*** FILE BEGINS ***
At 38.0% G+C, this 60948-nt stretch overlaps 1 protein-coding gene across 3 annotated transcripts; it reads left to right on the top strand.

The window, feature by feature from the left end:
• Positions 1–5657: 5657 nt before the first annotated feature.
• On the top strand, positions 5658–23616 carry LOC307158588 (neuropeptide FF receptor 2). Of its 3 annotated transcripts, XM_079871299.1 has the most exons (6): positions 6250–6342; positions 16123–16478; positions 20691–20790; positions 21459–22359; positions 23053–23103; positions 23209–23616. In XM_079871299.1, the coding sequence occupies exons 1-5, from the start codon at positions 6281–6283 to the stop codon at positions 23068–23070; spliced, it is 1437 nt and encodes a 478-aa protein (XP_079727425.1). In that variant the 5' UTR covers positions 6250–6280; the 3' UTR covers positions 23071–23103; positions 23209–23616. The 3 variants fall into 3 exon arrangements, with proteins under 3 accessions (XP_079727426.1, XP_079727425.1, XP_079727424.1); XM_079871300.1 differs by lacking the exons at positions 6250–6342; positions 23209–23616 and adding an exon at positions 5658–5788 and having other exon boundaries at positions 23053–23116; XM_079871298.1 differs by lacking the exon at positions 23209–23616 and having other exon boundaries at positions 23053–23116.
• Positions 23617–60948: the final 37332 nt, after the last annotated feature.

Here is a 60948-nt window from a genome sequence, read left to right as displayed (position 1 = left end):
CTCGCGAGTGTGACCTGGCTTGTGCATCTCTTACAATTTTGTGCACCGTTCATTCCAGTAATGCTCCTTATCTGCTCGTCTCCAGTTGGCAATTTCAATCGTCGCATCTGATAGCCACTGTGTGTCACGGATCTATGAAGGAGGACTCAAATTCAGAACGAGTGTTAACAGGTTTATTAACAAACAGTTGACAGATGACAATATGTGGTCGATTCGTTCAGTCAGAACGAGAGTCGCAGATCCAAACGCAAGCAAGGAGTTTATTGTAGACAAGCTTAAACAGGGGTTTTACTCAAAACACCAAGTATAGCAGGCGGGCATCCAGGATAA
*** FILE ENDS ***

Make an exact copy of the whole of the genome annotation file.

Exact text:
At 38.0% G+C, this 60948-nt stretch overlaps 1 protein-coding gene across 3 annotated transcripts; it reads left to right on the top strand.

The window, feature by feature from the left end:
• Positions 1–5657: 5657 nt before the first annotated feature.
• On the top strand, positions 5658–23616 carry LOC307158588 (neuropeptide FF receptor 2). Of its 3 annotated transcripts, XM_079871299.1 has the most exons (6): positions 6250–6342; positions 16123–16478; positions 20691–20790; positions 21459–22359; positions 23053–23103; positions 23209–23616. In XM_079871299.1, the coding sequence occupies exons 1-5, from the start codon at positions 6281–6283 to the stop codon at positions 23068–23070; spliced, it is 1437 nt and encodes a 478-aa protein (XP_079727425.1). In that variant the 5' UTR covers positions 6250–6280; the 3' UTR covers positions 23071–23103; positions 23209–23616. The 3 variants fall into 3 exon arrangements, with proteins under 3 accessions (XP_079727426.1, XP_079727425.1, XP_079727424.1); XM_079871300.1 differs by lacking the exons at positions 6250–6342; positions 23209–23616 and adding an exon at positions 5658–5788 and having other exon boundaries at positions 23053–23116; XM_079871298.1 differs by lacking the exon at positions 23209–23616 and having other exon boundaries at positions 23053–23116.
• Positions 23617–60948: the final 37332 nt, after the last annotated feature.

Here is a 60948-nt window from a genome sequence, read left to right as displayed (position 1 = left end):
CTCGCGAGTGTGACCTGGCTTGTGCATCTCTTACAATTTTGTGCACCGTTCATTCCAGTAATGCTCCTTATCTGCTCGTCTCCAGTTGGCAATTTCAATCGTCGCATCTGATAGCCACTGTGTGTCACGGATCTATGAAGGAGGACTCAAATTCAGAACGAGTGTTAACAGGTTTATTAACAAACAGTTGACAGATGACAATATGTGGTCGATTCGTTCAGTCAGAACGAGAGTCGCAGATCCAAACGCAAGCAAGGAGTTTATTGTAGACAAGCTTAAACAGGGGTTTTACTCAAAACACCAAGTATAGCAGGCGGGCATCCAGGATAA